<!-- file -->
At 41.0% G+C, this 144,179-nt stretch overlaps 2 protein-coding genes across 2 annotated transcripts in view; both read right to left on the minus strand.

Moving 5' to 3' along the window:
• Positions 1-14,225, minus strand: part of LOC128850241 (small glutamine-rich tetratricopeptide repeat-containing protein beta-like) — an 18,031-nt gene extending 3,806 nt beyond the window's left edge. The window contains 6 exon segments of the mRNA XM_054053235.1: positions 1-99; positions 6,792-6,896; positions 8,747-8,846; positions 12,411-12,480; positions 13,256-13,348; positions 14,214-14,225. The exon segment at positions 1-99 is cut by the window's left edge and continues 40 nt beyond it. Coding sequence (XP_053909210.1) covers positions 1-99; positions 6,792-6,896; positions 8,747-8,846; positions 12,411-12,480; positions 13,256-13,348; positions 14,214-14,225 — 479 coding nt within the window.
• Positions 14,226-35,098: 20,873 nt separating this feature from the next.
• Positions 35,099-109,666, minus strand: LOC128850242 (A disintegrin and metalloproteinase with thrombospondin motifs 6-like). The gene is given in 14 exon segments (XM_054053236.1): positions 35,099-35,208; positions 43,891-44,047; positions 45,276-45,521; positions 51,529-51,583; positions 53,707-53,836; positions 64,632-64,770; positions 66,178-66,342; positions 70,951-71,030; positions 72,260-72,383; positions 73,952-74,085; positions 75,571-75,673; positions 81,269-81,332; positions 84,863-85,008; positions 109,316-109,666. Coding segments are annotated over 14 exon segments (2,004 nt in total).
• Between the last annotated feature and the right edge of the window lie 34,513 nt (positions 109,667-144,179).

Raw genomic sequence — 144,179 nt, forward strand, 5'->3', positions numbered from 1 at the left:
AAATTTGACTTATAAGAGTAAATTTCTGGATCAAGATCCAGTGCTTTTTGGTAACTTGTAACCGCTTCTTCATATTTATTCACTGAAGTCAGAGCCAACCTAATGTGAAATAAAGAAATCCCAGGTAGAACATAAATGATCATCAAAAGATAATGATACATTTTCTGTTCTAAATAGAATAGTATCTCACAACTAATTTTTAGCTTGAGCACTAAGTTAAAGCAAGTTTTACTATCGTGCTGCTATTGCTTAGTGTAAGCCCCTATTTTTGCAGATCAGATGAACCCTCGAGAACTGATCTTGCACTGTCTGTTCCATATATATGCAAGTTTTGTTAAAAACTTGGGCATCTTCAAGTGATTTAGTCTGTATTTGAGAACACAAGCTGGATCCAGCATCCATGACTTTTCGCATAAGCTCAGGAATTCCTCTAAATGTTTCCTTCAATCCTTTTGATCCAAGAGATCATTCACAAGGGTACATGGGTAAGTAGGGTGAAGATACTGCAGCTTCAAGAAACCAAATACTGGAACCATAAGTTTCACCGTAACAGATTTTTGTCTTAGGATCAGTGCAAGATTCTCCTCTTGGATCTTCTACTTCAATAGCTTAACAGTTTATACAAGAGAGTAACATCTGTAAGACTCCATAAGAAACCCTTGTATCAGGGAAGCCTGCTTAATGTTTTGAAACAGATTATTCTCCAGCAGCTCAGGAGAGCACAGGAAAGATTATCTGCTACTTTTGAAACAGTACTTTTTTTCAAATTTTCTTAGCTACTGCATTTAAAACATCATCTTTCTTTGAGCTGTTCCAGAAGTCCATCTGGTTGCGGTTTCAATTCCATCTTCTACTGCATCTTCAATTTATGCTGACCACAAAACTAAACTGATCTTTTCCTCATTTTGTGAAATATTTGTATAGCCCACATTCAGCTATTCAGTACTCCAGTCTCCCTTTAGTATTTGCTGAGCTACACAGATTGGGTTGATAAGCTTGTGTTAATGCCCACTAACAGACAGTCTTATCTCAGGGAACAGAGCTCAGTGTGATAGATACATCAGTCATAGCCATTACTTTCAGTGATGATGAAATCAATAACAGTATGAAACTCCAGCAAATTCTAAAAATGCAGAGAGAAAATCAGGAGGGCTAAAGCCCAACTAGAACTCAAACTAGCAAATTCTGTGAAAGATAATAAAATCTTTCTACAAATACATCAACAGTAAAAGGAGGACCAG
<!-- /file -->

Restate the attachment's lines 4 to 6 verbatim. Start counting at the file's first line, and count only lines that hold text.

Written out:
• Positions 14,226-35,098: 20,873 nt separating this feature from the next.
• Positions 35,099-109,666, minus strand: LOC128850242 (A disintegrin and metalloproteinase with thrombospondin motifs 6-like). The gene is given in 14 exon segments (XM_054053236.1): positions 35,099-35,208; positions 43,891-44,047; positions 45,276-45,521; positions 51,529-51,583; positions 53,707-53,836; positions 64,632-64,770; positions 66,178-66,342; positions 70,951-71,030; positions 72,260-72,383; positions 73,952-74,085; positions 75,571-75,673; positions 81,269-81,332; positions 84,863-85,008; positions 109,316-109,666. Coding segments are annotated over 14 exon segments (2,004 nt in total).
• Between the last annotated feature and the right edge of the window lie 34,513 nt (positions 109,667-144,179).